It is now up to a judge to decide if Cynthia Jacobs, the former Algoma University employee who pleaded guilty to defrauding the school of $391,000, goes to jail or receives a conditional sentence.
Ontario Court Justice Melanie Dunn heard final submissions Monday from defense attorney Don Orazietti and assistant crown attorney, Dana Peterson, at the Sault court house.
Dunn will set a sentence date on April 14.
The judge also heard a tearful apology from Jacobs, 54, at the end of arguments. Jacobs told the courtroom how sorry she was for her actions, and the embarrassment she has caused everyone, including her family.
Among those in attendance at Monday's sentencing hearing was her son, Brad Jacobs, skip of Canada’s Olympic gold medal winning curling team.
Orazietti argued that his client did not deserve jail time for a number of reasons, but focused on what he described as “exceptional” mitigating factors for the embezzlement that occurred over six-years beginning in 2006.
He noted that Jacobs has a medically confirmed gambling addiction that fueled her theft, and she was not criminally responsible.
“We don’t send people to jail who aren’t criminally responsible. We send them to hospitals,” he stressed.
Orazietti has asked for a conditional sentence of 18 months, followed by probation, and continued counseling for Jacobs' gambling addiction.
He pointed out also that his client is willing to do community service as part of any sentence.
Peterson countered that because of the amount of money taken by Jacobs, a jail sentence was warranted as a general deterrent to others.
The Crown is asking for jail time of 18 months, three years probation, and full restitution of the $391,000 to Algoma University.
“I take no pleasure in saying Ms. Jacobs should go to jail, but this isn’t about pleasure,” Peterson said. “It is not illegal to have a gambling addiction. But it is not legal to steal to fuel that addiction.”
She added that during the six-years Jacobs was taking money from student accounts sponsored by various donor organizations, she had ample time to seek help for her gambling problem.
“She could have begun her rehabilitation earlier over the course of those six years. Knowing there was a problem, she chose not to do anything about it until the pressure was on.”
While both lawyers referenced past court decisions to support their sentencing recommendations, Peterson spent several minutes drawing parallels to another Sault fraud trial in 2006.
In that case, Yvonne Pountney, a bookkeeper who embezzled more than $300,000 from her employer, Savoy’s Jewellers Ltd., was sentenced to a 16-month jail sentence, three years probation, and a restitution order to repay the stolen money by Superior Court Justice Gladys Pardu.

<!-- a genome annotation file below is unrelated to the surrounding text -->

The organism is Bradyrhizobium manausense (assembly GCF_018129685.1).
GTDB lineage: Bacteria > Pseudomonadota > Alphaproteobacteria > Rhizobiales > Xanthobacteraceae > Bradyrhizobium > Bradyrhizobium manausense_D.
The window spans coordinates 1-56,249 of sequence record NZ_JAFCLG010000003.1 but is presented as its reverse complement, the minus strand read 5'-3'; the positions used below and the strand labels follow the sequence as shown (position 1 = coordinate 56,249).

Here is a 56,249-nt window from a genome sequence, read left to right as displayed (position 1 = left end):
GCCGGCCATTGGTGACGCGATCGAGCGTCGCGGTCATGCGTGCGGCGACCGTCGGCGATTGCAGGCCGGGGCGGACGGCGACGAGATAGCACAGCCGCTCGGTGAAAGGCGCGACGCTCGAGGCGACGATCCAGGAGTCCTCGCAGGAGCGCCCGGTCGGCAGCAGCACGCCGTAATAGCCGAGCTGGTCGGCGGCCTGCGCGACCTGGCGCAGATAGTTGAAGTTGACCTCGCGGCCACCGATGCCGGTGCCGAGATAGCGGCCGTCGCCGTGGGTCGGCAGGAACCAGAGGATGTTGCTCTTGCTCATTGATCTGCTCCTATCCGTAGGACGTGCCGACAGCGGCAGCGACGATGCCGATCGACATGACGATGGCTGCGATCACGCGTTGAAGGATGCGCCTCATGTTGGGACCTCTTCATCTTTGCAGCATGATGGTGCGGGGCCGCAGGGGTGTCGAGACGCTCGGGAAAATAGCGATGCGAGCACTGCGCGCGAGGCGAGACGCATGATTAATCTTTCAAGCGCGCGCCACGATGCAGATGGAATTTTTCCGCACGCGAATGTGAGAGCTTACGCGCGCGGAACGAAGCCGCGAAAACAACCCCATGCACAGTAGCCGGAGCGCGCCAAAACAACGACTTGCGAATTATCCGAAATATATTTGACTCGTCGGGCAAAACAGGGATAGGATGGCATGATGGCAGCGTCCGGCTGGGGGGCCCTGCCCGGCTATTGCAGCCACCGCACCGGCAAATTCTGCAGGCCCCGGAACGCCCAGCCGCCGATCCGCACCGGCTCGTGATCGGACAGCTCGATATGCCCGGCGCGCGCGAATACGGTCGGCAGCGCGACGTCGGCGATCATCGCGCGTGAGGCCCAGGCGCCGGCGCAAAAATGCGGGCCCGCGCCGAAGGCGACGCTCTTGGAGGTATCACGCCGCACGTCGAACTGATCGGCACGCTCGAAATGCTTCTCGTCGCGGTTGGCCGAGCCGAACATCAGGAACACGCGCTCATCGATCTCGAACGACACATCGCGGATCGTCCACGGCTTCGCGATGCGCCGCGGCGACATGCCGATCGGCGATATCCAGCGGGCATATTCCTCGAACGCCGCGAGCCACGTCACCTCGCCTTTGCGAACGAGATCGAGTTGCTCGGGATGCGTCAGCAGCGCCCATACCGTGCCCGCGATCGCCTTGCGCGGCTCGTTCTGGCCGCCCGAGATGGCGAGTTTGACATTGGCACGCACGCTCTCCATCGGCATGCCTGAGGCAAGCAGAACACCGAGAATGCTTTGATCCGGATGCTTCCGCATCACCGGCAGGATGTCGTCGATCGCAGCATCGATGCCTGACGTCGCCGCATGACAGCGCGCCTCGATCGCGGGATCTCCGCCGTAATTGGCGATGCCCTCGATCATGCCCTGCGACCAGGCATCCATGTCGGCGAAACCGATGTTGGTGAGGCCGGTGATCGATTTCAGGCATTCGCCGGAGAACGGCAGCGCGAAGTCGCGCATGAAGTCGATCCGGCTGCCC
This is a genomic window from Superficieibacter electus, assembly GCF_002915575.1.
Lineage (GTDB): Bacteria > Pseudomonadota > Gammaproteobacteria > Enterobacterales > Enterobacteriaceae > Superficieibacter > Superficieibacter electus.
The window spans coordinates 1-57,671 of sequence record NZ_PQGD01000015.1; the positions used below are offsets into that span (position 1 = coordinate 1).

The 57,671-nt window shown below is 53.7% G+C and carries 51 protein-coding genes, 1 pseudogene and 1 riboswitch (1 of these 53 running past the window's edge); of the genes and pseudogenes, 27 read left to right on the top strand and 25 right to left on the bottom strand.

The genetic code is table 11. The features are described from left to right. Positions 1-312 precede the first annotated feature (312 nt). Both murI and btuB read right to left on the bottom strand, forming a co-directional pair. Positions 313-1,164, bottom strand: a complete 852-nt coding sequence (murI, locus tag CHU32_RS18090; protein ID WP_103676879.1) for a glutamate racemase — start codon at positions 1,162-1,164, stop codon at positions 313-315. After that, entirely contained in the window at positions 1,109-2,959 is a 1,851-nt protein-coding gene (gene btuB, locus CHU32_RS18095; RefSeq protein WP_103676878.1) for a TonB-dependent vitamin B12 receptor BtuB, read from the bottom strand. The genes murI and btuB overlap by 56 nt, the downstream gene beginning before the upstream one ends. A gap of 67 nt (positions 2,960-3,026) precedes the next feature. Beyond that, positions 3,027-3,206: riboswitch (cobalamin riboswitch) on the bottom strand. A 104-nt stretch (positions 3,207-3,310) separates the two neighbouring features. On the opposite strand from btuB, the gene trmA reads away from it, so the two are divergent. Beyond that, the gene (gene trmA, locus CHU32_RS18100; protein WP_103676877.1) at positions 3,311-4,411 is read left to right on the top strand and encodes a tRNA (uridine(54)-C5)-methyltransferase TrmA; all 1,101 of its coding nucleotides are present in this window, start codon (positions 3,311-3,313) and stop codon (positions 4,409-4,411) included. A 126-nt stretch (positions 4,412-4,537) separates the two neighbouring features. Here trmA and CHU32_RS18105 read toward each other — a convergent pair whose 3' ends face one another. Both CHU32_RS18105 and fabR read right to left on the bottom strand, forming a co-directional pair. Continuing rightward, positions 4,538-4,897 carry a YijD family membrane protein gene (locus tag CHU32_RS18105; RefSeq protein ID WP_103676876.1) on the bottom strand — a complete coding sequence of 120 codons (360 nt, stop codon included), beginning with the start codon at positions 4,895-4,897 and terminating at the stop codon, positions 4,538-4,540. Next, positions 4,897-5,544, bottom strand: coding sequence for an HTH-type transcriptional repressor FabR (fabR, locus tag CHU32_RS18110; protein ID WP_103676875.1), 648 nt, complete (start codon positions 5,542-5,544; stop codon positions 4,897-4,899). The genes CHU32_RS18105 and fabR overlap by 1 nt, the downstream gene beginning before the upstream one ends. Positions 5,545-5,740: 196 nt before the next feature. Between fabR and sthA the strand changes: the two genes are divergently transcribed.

The decision was later upheld by the Ontario Court of Appeal.
The crown attorney pointed out that Pountney also was a first-time offender, had pleaded guilty, expressed her remorse, and had a similar gambling addiction.
Regarding restitution of the stolen money, Peterson said in the 18 months since Jacobs was charged with fraud, she had not paid anything back to the university.
“A year-and-a-half later, there has been no effort at restitution. Not a single dollar has been returned.”
Although Orazietti did not mention restitution during his submission, he did stress the impact the loss of Jacob’s 30-plus years of employment at AU was having on her family who were struggling to pay monthly bills.
Orazietti also pointed out weaknesses in the prosecution’s comparison to the Pountney sentencing.
He said that unlike Savoy’s Jewellers, a small family-run business, there was no concrete evidence that the actions of his client had hurt the reputation of Algoma University whose enrolment continues to grow.
Orazietti said Jacobs was under enormous stress and a heavy workload in her job as student accounts officer at AU, and her university managers were “insensitive” to her situation at the time of the fraud.
He also suggested that she was not in a position of fiduciary trust in her job, and had she been given more support, the events that unfolded may have been avoidable.
“They abandoned her when she was in difficulty, and now they are placing the blame on Ms. Jacobs.”
Orazietti described the events surrounding Jacobs' crime as a “tragic situation”.
Mounting job stress that was going ignored by her supervisors, family pressures, and her then unidentified gambling addiction had created what Orazietti said was a recipe for a “perfect storm”.
He said Jacobs' gambling represented “a temporary high” to relieve the burdens she was facing at work and home.
As for a jail term representing a deterrent to anyone else in similar circumstances, Orazietti said, “This does not send a message to anybody.”
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